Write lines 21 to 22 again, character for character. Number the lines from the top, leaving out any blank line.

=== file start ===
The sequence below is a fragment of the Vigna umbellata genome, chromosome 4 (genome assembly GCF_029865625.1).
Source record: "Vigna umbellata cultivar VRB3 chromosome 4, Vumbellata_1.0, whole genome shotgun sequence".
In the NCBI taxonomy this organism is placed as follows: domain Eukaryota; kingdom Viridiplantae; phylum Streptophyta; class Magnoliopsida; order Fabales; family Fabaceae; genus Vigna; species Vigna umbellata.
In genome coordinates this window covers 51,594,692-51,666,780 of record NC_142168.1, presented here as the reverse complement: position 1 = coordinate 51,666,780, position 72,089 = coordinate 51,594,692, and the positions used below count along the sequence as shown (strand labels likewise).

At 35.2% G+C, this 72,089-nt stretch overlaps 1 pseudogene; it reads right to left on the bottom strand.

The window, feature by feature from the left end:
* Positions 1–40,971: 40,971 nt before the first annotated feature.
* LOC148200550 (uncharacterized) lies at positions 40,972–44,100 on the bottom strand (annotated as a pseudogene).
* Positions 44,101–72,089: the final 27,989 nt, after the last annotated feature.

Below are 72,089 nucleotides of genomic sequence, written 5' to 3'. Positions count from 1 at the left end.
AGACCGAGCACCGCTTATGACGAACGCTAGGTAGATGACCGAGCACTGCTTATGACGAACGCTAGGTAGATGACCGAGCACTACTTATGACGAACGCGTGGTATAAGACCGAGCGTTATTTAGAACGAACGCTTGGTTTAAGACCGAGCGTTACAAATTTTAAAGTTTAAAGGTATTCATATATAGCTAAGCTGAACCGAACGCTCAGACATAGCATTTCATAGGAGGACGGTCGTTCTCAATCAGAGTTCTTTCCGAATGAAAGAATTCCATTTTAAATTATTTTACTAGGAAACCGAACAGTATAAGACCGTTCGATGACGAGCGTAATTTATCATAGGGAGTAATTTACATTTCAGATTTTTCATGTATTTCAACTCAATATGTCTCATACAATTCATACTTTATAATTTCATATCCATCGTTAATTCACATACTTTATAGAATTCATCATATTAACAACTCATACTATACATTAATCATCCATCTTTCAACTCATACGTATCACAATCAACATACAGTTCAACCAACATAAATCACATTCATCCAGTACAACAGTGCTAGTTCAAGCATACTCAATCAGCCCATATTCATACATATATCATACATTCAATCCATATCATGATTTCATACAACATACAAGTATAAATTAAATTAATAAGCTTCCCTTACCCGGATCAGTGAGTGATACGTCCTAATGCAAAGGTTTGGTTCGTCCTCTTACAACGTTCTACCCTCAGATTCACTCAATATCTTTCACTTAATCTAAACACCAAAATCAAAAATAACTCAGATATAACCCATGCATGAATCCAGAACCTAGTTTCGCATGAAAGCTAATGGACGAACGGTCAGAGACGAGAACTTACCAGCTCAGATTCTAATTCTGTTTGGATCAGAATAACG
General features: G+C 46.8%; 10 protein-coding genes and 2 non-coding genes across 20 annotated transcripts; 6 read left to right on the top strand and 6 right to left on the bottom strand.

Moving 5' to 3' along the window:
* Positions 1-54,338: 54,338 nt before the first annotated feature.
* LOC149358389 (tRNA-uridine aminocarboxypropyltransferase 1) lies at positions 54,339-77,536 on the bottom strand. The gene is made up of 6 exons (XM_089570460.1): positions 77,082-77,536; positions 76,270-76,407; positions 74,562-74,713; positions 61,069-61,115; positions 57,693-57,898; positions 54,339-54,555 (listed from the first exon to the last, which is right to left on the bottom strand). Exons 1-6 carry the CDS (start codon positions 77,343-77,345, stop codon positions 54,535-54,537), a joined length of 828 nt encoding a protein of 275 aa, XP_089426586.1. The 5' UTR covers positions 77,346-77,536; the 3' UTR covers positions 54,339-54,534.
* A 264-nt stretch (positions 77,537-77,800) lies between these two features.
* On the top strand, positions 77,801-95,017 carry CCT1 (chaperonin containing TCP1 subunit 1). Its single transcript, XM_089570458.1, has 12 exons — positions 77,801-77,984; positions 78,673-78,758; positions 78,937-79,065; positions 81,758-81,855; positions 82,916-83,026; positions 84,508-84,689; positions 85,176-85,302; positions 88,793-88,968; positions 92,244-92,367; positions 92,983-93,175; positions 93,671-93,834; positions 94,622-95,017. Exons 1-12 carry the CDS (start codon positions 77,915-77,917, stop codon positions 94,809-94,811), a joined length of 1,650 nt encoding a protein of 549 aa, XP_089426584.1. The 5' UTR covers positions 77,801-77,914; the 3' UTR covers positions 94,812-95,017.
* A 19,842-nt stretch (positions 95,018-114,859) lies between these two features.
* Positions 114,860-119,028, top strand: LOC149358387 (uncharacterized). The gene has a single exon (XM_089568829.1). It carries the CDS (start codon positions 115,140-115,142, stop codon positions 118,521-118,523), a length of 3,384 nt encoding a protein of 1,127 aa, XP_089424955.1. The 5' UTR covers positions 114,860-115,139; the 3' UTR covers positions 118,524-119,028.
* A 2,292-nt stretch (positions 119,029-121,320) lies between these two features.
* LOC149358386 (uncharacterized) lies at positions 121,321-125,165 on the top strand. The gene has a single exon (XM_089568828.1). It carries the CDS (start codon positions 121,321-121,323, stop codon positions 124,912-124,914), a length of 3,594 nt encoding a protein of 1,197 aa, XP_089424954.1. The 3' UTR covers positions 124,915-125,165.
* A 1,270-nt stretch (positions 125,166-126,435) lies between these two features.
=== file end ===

* LOC149358386 (uncharacterized) lies at positions 121,321-125,165 on the top strand. The gene has a single exon (XM_089568828.1). It carries the CDS (start codon positions 121,321-121,323, stop codon positions 124,912-124,914), a length of 3,594 nt encoding a protein of 1,197 aa, XP_089424954.1. The 3' UTR covers positions 124,915-125,165.
* A 1,270-nt stretch (positions 125,166-126,435) lies between these two features.